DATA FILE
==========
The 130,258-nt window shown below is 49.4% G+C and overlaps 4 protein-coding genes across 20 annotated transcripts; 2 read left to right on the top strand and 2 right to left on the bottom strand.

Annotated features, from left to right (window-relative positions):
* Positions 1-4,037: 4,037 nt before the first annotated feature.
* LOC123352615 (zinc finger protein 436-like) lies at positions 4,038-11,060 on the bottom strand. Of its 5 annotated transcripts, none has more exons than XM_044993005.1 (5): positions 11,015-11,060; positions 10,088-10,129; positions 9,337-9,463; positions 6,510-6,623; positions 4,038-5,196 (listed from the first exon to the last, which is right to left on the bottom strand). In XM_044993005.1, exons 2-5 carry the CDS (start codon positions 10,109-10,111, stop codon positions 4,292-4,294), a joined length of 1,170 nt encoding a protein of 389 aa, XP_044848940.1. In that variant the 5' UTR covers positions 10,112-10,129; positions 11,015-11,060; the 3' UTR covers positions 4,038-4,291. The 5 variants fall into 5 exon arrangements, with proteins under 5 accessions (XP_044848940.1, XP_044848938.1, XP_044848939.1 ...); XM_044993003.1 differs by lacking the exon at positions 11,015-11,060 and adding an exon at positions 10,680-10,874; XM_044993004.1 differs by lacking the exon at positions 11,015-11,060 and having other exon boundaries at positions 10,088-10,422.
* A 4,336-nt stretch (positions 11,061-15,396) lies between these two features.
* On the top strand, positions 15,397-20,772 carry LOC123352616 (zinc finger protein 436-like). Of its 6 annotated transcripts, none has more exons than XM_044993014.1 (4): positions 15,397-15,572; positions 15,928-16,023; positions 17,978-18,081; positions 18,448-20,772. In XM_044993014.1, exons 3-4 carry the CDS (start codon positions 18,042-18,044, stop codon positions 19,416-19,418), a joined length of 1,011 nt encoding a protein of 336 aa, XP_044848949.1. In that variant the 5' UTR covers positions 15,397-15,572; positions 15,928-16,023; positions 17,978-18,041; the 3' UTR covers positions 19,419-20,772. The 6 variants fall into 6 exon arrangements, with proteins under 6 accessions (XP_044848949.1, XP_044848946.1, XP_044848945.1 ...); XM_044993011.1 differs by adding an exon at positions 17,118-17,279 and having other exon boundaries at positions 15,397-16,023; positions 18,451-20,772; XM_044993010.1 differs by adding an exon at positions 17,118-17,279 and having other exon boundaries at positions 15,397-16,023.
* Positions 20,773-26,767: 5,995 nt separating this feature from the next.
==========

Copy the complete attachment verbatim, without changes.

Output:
The 130,258-nt window shown below is 49.4% G+C and overlaps 4 protein-coding genes across 20 annotated transcripts; 2 read left to right on the top strand and 2 right to left on the bottom strand.

Annotated features, from left to right (window-relative positions):
* Positions 1-4,037: 4,037 nt before the first annotated feature.
* LOC123352615 (zinc finger protein 436-like) lies at positions 4,038-11,060 on the bottom strand. Of its 5 annotated transcripts, none has more exons than XM_044993005.1 (5): positions 11,015-11,060; positions 10,088-10,129; positions 9,337-9,463; positions 6,510-6,623; positions 4,038-5,196 (listed from the first exon to the last, which is right to left on the bottom strand). In XM_044993005.1, exons 2-5 carry the CDS (start codon positions 10,109-10,111, stop codon positions 4,292-4,294), a joined length of 1,170 nt encoding a protein of 389 aa, XP_044848940.1. In that variant the 5' UTR covers positions 10,112-10,129; positions 11,015-11,060; the 3' UTR covers positions 4,038-4,291. The 5 variants fall into 5 exon arrangements, with proteins under 5 accessions (XP_044848940.1, XP_044848938.1, XP_044848939.1 ...); XM_044993003.1 differs by lacking the exon at positions 11,015-11,060 and adding an exon at positions 10,680-10,874; XM_044993004.1 differs by lacking the exon at positions 11,015-11,060 and having other exon boundaries at positions 10,088-10,422.
* A 4,336-nt stretch (positions 11,061-15,396) lies between these two features.
* On the top strand, positions 15,397-20,772 carry LOC123352616 (zinc finger protein 436-like). Of its 6 annotated transcripts, none has more exons than XM_044993014.1 (4): positions 15,397-15,572; positions 15,928-16,023; positions 17,978-18,081; positions 18,448-20,772. In XM_044993014.1, exons 3-4 carry the CDS (start codon positions 18,042-18,044, stop codon positions 19,416-19,418), a joined length of 1,011 nt encoding a protein of 336 aa, XP_044848949.1. In that variant the 5' UTR covers positions 15,397-15,572; positions 15,928-16,023; positions 17,978-18,041; the 3' UTR covers positions 19,419-20,772. The 6 variants fall into 6 exon arrangements, with proteins under 6 accessions (XP_044848949.1, XP_044848946.1, XP_044848945.1 ...); XM_044993011.1 differs by adding an exon at positions 17,118-17,279 and having other exon boundaries at positions 15,397-16,023; positions 18,451-20,772; XM_044993010.1 differs by adding an exon at positions 17,118-17,279 and having other exon boundaries at positions 15,397-16,023.
* Positions 20,773-26,767: 5,995 nt separating this feature from the next.